Having Megan and the festival made us all hyper aware of what we said about other people who weren't in the room at the time. "Will Megan write about that," we wonder? "Was that just a mean thing to say?" In the end we trusted her judgement and sometimes she was asked to change things to protect people's anonymity, which she did without hesitation. It was not her intention to hurt people.

In my conversations with the artist she talked about her interest in how artists raise their profile in the community. How does one go from being off-radar or even "box office poison" to being the sexy hot performer on the circuit--the "it" boy or girl? Is it achieved bad boy (or girl) style by doing something so outrageous it sends tongues wagging across the nation, or is it when one just does a bad performance? (We all have nightmares about the latter.) Do we become the object of someone's jealousy, fetishistic desire, or ire? After all, much of contemporary art is about fetishizing something.

By raising the participants of this festival to pseudo-super star level, Morman parodies the voyeuristic gaze that performers crave and fear at the same time. The wonderful thing about her piece is that we all had fun playing the game ourselves, making up imaginary scenarios and trying to convince Megan to post them. One day a set of word magnets mysteriously appeared on the bathroom stalls. Custom-made my Megan Morman, they contained our names and racy words that enabled anyone in the bathroom to construct rumors. This reminds us that yes, gossip is intentionally constructed, crafted from fantasies and oral stories passed from person to person. They are dynamic, unpredictable, and generally erode over time.

Morman's piece made us even more aware of the social nature of our art, especially within the context of this particular festival where performers are encouraged to stay for the entire time to engage in social and critical dialogue. Remember the French immersion exchanges from the Trudeau era? Like that, only the language is performance art. It's a truly elucidating and humbling experience to see the work of your peers at this festival, especially the senior artists who maintain a lively engaged practice in the era of a conservative government. Furthermore, the conversations among the artists and curator help to create solidarity, critical feedback, and evolve the practice. It's the talk around the water cooler and the table at Boston Pizza that keeps us grounded and builds trust so we can give critical feedback to each other.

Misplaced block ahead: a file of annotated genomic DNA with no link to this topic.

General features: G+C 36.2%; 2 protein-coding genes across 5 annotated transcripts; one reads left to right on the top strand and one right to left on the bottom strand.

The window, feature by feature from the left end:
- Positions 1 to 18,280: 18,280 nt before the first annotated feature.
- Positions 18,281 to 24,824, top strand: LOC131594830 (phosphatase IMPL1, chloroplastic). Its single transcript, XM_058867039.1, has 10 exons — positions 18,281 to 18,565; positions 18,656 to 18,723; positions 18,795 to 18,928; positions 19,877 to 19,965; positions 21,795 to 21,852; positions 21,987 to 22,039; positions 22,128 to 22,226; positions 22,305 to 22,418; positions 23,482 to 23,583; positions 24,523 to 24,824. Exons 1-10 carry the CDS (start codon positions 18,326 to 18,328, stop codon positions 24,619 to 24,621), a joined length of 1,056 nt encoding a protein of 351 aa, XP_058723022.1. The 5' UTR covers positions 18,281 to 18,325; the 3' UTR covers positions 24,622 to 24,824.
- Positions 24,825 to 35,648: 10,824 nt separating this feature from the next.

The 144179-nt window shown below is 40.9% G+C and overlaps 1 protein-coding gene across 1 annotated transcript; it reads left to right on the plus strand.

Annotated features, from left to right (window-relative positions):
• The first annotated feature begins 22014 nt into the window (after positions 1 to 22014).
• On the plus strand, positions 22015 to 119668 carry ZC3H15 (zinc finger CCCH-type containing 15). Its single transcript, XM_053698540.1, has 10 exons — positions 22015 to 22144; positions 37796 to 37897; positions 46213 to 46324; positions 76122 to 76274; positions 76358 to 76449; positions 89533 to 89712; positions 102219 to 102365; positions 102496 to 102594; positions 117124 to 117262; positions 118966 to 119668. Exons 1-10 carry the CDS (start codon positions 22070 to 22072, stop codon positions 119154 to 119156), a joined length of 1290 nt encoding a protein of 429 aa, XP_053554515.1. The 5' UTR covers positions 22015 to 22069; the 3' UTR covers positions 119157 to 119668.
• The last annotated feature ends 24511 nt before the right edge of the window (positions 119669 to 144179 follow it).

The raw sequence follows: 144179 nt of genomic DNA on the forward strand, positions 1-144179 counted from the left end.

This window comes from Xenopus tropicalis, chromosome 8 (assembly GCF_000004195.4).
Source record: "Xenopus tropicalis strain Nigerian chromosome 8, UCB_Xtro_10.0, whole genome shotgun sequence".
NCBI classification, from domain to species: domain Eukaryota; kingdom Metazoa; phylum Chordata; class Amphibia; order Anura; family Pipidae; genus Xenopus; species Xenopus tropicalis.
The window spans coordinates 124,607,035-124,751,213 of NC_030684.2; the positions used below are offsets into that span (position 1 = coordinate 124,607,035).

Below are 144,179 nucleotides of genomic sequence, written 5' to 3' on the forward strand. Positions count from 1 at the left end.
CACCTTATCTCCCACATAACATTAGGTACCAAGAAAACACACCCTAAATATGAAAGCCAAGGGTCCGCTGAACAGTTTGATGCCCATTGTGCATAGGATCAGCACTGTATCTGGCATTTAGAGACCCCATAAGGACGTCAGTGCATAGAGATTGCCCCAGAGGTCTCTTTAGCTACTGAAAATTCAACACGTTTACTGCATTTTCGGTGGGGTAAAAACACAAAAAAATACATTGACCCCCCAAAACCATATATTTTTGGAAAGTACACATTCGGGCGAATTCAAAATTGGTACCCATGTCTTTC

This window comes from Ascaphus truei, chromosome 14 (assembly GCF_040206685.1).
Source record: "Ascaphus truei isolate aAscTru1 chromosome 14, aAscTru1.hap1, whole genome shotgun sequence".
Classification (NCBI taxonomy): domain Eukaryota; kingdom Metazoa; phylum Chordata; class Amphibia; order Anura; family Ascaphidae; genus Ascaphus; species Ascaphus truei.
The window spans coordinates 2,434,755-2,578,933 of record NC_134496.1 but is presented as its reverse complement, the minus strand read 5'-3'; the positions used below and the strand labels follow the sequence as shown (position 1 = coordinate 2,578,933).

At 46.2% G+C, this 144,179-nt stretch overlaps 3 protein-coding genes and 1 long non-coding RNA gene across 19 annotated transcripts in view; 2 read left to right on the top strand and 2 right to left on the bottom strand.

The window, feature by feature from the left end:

Do check out Cooler. It's a hoot! I hope it never ends.

T.L. Cowan: The Twisted She Project

What a swell party we had! The audience piled into the gallery and just kept on coming. The audience was presented with a choice of Evian mineral water or a large shot of vodka with a wedge of lemon or lime. The glasses were identical. One knew upon tasting the liquid in the glasses placed in front of the Belvedere vodka bottles, it was the real thing. (Apparently those shots disappeared quickly.) What you choose to hydrate your body with can make all the difference.

The stage was set up as in the installation, with video projections on two walls and a vanity dresser painted white in the far corner. The pink lacy dress that had hung in the corner was missing. After the crowd stuffed itself into the venue and Todd gave the artist and her collaborators a lovely introduction, T.L. Cowan appeared in the strapless pale coral dress. She told me that it was unusual for her to wear something that didn't immediately identify her as a queer artist. She often wears punk-influenced boots, nylon stockings, or something that is different from a "tall skinny white woman in a dress". She said that this dress and her lack of heavy makeup made her feel "naked."